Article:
When new Razorback volleyball coach Jason Watson first landed in Arkansas, he noticed a slight change between Fayetteville and Tempe, Arizona.
“I had no preconceived ideas and when I flew in, I strongly realized I was not in a metropolitan area,” Watson said.
The town is not necessarily what he’s used to, but it does have its perks, Watson said.
“I came here to interview with no idea of community or of the school or anything like that,” Watson said. “I left here with this unbelievable idea that there is strong community support for Arkansas – that people want this program to succeed. The sense of community is unlike anything I have ever experienced. I feel really humble to be in this spot and fortunate to be the coach here.”
The UofA left an impression on Watson, which was a deciding factor in leaving Arizona State, but more importantly than that was his ability to focus on what’s most important to him in life: his family Watson said.
“At Arizona State I was the coach to the indoor and beach teams, and it was difficult to manage that and be a husband and a dad,” Watson said. “I could do it but it was getting difficult. The opportunity here was to build one program and that resonated with me and my family, that they could get some time back. Before I’m a volleyball coach, I’m a father and a husband first. This afforded me that opportunity.”
Family time is important, Watson said.
“Coaches use family all the time as a trump card to other things but for me, the age of my children are 13 and 14, and my oldest son is almost 20, and I continually regret the amount of time that I didn’t get to spend with him when he was younger,” Watson said. “That’s weighed on me over the years. This job allows me to create a better time balance for my kids.”
With a new coach under the helm for the Razorback program, fans can expect Watson to take the team in a new direction: one that emphasizes speed and simplicity.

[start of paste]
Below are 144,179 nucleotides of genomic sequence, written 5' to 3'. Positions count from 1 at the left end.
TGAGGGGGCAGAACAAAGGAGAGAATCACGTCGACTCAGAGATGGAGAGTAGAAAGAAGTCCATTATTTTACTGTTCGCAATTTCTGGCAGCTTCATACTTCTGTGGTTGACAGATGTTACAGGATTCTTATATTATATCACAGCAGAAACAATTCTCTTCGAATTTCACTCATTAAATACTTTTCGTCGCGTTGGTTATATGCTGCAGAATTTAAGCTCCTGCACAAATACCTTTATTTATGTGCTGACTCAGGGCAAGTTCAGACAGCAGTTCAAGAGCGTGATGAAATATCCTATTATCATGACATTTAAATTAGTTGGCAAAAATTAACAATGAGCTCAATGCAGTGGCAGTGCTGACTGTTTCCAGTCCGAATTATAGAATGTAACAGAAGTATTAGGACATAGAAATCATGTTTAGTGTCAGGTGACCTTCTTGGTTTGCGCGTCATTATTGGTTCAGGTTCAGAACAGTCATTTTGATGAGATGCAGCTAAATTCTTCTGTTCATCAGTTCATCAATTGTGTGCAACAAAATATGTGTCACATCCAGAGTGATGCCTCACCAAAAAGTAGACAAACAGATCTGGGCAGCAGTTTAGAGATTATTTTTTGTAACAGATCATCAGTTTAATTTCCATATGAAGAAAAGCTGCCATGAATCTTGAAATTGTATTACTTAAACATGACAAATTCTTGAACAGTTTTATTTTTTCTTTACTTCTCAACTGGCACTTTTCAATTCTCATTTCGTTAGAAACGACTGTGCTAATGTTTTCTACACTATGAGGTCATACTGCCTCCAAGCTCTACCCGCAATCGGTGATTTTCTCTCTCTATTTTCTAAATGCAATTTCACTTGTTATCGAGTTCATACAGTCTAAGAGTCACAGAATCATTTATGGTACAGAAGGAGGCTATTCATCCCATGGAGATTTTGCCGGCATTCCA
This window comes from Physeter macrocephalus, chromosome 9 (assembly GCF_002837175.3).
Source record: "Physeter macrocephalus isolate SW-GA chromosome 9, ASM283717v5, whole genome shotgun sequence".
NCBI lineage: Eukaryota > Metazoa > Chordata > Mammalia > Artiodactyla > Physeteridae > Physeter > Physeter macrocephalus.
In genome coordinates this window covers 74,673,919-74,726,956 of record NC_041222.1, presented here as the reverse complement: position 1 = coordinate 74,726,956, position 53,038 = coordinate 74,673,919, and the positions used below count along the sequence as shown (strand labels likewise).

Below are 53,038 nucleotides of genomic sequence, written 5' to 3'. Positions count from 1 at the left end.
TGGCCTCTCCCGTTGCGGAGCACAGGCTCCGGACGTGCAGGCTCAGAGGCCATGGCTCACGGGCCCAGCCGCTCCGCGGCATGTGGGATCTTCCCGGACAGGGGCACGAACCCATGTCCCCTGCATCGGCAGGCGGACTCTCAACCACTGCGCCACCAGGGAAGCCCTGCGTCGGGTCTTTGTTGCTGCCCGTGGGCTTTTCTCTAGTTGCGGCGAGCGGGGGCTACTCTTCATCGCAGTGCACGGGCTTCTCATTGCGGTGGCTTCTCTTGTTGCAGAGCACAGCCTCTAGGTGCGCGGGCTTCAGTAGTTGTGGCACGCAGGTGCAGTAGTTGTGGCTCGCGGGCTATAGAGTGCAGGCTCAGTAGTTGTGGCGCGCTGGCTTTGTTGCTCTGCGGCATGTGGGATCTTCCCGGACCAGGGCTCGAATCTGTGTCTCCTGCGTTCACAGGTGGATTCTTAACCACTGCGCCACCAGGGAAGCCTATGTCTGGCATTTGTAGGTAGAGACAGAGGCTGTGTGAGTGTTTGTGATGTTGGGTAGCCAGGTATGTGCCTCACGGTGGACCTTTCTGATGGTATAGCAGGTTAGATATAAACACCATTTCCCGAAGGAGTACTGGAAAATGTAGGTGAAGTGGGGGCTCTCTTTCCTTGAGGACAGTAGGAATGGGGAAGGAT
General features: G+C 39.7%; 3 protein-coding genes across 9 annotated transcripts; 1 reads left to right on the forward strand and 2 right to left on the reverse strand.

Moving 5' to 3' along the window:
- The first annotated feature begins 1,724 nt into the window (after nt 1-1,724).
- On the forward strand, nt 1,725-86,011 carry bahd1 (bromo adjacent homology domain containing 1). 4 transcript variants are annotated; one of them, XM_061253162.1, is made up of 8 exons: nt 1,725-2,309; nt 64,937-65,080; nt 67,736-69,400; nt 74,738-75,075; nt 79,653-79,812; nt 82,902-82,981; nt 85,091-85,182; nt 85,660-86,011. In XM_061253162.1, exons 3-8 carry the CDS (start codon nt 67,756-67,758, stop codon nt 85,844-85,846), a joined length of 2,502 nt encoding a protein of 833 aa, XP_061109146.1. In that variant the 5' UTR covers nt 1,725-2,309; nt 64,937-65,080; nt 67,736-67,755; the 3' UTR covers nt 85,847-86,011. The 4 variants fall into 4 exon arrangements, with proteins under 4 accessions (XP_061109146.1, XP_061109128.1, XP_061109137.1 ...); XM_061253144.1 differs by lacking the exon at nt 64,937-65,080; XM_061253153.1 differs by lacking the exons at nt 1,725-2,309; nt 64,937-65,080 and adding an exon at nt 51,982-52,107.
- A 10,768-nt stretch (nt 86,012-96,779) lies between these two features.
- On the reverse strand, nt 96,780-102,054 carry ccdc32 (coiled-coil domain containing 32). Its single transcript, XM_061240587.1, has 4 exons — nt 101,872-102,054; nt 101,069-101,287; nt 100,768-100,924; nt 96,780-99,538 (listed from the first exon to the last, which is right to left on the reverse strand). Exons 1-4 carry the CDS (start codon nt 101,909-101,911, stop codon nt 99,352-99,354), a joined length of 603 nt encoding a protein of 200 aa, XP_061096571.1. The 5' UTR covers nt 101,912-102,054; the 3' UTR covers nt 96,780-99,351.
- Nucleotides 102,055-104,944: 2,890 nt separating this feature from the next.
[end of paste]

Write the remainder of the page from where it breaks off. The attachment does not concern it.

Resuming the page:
“There are some mechanics things that won’t be as noticeable,” Watson said. “Defensively, we’re going to be fairly disciplined in the way we are. We are going to limit movement and offensively we are going to be more diverse and look to develop some other athletes. We want to be fast offensively, too. We want to be up-tempo on offense and really simple and disciplined defensively. Hopefully one thing you’ll notice is that we’re going to become a really good serving team.”
Watson has developed his strategies over the years and, along with them, he has developed as well. Going from being a coach that is stoic and emotionless in front of his players as a great majority are, Watson opted for a different approach all because of what happened in 2011.
In 2011, the Arizona State team finished 9-22 for its second worst finish in program history. However, going into the 2012 season, Watson and Co. had a good recruiting class and returning talent, and they looked for a way to avoid their previous season.
“I looked around and wondered, ‘where do we go from here?’” Watson said. “Some pretty healthy introspection occurred. Not only feedback from athletes and our staff, but feedback from a really close friend of mine who said ‘I wish your athletes knew you as well as I knew you because they would view you much differently from how they view you know.’ That was a pretty powerful statement for me and I thought that I had to do better. So we embarked on being good to and for our athletes and engage in conversation with them. It became this really eye-opening experience.